Demetori – Manenjushaka (2009) – 3.5/5

Demetori – Sendaisoushi (2008) – 3.5/5

Another double feature, the latest releases from these Japanese doujin metal artists that are quickly gaining in appeal, and it’s not difficult to see why. Taking influence from the ‘Touhou’ series of games (as with most doujin I’ve discovered), this circle of musicians have removed all trace of electronic influence from their sound with perhaps only the furious neo-classical keyboard alluding to the tracks origin, instead relying on the strength of their neo-classical showmanship to carry the track forward.

It is hence of particular importance to this instrumental artist are the guitars, the ever present stylings of the lead guitarist running the course of the tracks like a vocalist providing the main draw to the music. Whilst proficient, he often lends little in the way of emotion or feeling to the proceedings, and despite the absence of electronic effects he still feels overly polished in the manner he performs, giving the track life more often through sheer speed than anything else. The bass too has a pivotal role, particularly in the most recent release where he has been pushed further forward in the production so as to maintain the often upbeat rhythm.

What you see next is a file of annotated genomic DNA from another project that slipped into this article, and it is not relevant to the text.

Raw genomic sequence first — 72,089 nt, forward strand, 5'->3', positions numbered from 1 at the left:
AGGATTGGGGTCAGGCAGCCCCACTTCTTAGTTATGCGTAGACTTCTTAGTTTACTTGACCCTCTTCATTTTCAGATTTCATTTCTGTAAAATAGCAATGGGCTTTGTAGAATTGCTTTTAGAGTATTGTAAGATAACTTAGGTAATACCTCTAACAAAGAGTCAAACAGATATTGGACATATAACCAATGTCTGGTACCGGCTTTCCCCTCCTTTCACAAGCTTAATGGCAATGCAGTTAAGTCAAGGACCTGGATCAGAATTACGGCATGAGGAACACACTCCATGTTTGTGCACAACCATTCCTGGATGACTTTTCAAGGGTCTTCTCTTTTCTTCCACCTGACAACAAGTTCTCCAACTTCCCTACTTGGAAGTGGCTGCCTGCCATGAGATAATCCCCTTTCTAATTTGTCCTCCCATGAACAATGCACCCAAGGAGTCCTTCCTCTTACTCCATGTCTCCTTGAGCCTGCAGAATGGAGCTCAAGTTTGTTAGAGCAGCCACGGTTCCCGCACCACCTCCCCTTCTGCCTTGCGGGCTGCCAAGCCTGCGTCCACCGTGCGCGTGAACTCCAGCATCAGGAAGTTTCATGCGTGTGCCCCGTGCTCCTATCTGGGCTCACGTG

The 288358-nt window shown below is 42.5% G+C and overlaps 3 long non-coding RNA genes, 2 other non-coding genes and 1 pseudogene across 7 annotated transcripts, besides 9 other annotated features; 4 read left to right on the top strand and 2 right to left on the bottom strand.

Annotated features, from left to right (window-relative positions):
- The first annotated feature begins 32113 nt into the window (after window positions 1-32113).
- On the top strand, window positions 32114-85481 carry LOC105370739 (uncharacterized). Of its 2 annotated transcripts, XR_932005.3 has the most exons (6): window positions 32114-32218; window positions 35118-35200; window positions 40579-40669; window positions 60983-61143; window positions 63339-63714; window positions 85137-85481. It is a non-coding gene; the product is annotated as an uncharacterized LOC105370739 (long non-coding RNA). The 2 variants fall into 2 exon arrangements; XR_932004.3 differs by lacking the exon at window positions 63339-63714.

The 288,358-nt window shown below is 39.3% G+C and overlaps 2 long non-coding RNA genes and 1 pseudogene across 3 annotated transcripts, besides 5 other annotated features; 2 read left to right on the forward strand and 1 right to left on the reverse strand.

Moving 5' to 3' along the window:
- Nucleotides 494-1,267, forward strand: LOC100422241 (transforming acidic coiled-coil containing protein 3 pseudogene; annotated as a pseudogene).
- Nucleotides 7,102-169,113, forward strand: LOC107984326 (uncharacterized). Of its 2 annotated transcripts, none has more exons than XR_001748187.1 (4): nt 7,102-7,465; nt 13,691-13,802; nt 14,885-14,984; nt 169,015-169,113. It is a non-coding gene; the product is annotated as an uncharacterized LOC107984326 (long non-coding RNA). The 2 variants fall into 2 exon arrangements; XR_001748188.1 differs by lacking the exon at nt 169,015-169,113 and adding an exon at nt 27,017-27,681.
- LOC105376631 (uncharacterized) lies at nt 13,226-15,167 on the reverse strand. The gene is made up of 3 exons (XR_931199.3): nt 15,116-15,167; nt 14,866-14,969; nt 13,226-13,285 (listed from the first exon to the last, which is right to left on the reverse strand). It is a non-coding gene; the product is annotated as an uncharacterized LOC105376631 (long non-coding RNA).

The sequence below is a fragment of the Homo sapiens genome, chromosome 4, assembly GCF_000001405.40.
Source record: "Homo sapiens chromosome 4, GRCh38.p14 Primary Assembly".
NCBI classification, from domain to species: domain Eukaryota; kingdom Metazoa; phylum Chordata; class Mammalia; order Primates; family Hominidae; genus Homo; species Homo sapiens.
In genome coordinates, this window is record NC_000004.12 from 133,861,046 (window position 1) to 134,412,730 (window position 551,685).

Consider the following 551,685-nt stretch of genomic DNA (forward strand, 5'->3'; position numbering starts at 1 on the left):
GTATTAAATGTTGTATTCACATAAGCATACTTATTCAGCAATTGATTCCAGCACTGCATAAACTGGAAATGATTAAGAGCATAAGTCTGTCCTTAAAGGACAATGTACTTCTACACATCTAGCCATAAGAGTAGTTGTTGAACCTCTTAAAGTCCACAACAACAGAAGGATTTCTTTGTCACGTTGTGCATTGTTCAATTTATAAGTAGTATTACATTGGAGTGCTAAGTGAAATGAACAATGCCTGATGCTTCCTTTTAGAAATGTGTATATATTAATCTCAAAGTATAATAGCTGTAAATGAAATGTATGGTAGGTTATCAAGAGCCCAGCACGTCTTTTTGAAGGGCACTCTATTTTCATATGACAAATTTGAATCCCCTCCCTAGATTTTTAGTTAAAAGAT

Now don’t get me wrong, the aggression and thicker overall tone that the bass provides in the spotlight is of benefit to the music more often that not, but it has the drawback of overshadowing the other members; the drums pushed back far enough to be ignored all too readily and the keyboards often difficult to distinguish in the overall production. The variety of tones they are capable of providing is hence limited to the versatility of the two leads, which isn’t particularly exceptional, and whilst this was less of an issue earlier in their discography, you are simultaneously struck with an appreciable decrease in the overall energy within the music.

As competent musicians as they are, I’m left with the single main drawback; nothing is left implanted in my mind. The music has most certainly benefited from the thick production but when the only variety to the proceedings seem to stem directly from the material they are covering, many of the neo-classical shredded guitar lines meandering in the same tired circles, it all never fails to sound anything less than impressive but is instantly forgotten. One of the better doujin artists? Probably, but sadly not the most inventive.

Highlights: Nuclear Fusion, View of the River Styx; Deep P Sky Dream, Mysterious Mountain

Thanks to Orcinus for the recommendation. Yes, I still plan on reviewing ‘normal’ metal at some point. Two further earlier releases can be found below.

Demetori – Il Mondo Dove e Finito il Temp (2007)

Demetori – Jorin Shinen (2006)